In 2011, two Stanford educators, Peter Norvig and Sebastien Thrun, developed an online course and offered it out for free enrolment. Other courses followed. These xMOOCs, as they were labelled, superficially resembled the earlier cMOOCs, but I suggest that they are, in fact, an example of cargo cult science. Despite Thrun’s audacious claim that xMOOCs were going to change HE forever, and that in 50 years there might only be 10 institutions in the world delivering HE, xMOOCs are turning out not to be the force for change that some thought.
So why might this be? Well, this post is already too long, and I want to post it before 2017 ends, so I’ll just quickly sketch my argument. I’d suggest that in trying to emulate the original MOOCs, the educators did not pay attention to the underlying principles of connectivism and connected learning, and so the rich, authentic learning experiences that happen in cMOOCs such as CLMooc, and connected practices such as DS106, are not carried over to the xMOOCs.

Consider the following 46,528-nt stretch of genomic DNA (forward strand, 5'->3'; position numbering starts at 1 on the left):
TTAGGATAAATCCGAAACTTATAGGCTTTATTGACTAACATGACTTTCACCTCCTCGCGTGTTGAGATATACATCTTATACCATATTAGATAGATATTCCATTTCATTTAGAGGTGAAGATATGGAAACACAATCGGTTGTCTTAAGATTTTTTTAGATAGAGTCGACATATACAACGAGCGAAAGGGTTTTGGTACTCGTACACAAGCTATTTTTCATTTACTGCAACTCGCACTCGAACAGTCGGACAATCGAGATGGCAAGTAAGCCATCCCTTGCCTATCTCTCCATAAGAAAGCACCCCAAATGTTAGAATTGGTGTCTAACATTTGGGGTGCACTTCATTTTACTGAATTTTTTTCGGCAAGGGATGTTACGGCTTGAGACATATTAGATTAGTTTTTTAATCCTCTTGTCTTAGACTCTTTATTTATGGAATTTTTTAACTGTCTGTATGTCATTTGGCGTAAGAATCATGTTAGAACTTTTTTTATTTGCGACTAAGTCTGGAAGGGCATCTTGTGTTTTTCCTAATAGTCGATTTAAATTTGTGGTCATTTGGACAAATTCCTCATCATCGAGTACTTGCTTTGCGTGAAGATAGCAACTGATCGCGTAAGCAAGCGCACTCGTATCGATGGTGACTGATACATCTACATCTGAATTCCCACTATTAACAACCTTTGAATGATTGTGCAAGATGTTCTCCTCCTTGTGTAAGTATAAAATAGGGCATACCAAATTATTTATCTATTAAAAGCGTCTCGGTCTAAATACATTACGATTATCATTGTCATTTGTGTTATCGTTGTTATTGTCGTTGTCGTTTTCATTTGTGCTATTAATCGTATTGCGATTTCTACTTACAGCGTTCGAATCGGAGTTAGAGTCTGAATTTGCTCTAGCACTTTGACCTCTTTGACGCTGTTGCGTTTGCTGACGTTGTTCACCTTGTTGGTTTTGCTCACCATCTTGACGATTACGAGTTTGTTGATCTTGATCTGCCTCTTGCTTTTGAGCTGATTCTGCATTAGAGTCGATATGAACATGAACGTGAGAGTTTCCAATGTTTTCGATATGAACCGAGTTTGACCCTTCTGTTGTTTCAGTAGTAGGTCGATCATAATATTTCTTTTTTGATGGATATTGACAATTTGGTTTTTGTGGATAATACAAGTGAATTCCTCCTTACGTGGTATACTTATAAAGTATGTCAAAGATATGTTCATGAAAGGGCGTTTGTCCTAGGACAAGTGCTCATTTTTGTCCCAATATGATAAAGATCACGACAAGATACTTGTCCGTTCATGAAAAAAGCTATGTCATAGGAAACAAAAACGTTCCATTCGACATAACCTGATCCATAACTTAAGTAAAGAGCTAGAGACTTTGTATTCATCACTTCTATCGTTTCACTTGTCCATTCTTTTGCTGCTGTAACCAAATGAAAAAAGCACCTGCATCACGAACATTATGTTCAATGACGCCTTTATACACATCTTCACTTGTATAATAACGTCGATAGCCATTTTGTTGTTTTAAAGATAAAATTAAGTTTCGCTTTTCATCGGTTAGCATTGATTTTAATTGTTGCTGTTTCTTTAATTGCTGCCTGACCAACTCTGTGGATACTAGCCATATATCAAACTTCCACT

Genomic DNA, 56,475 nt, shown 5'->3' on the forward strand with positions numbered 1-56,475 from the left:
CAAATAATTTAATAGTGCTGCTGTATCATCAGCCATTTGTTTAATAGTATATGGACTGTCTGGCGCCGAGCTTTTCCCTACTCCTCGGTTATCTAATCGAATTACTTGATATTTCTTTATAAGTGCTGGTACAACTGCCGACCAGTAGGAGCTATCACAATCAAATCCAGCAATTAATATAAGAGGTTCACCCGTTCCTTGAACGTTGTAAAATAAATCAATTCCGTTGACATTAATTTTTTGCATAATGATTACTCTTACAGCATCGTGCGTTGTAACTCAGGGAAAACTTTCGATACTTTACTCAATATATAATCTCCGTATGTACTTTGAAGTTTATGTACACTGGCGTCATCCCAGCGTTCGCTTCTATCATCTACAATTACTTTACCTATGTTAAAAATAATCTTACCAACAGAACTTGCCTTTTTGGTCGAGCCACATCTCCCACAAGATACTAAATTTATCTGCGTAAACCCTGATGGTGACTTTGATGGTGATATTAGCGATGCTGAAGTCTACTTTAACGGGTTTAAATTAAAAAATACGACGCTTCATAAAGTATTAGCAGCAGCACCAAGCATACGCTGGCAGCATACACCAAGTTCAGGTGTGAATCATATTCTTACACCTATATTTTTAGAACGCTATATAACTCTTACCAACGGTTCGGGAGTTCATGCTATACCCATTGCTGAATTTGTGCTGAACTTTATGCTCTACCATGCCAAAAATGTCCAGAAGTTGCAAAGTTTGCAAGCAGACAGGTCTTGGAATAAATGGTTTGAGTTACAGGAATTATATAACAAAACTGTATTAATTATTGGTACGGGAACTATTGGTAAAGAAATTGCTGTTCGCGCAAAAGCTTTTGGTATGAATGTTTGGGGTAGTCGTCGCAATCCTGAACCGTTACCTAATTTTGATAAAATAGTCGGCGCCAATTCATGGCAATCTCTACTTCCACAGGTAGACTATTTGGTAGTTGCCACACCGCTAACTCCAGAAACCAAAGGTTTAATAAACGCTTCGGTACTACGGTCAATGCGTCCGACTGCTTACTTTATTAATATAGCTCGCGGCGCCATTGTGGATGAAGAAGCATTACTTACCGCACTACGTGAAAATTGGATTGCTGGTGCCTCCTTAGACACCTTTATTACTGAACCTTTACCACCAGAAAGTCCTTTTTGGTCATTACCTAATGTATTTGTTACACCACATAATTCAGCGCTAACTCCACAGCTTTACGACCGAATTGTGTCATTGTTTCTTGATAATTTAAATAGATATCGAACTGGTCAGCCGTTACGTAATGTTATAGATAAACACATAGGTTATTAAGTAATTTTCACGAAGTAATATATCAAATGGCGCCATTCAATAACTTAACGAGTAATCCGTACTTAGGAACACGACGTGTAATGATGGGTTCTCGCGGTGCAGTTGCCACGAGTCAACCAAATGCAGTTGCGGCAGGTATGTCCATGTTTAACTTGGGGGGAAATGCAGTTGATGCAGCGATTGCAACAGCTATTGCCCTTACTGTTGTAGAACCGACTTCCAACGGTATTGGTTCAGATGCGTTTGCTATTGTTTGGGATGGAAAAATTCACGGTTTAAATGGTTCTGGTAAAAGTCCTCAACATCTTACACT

Now, don’t get me wrong – there’s nothing inherently wrong with institutions and companies offering free courses to anybody who wants to sign up for them (although actually there might be concerns, and I’ll return to this in a future post), but the only thing that the earlier cMOOCs share with the later xMOOCs is the name.
xMOOCs focus on delivering content – typically by giving learners videos to watch. But this style of delivery is not well suited to any of our best theories of learning because it treats learners as consumers. If, when you focus on the earlier MOOCs and see how you can mimic them, you look at how learning can be delivered to a massive audience for free, then using pre-recorded videos and online quizzes is an answer. But this cargo cult version of a MOOC is a pale shadow of the original.
I think that HE can learn a lot from cMOOCs, but massification and the delivery of online learning for next to no cost are not lessons that are worth learning.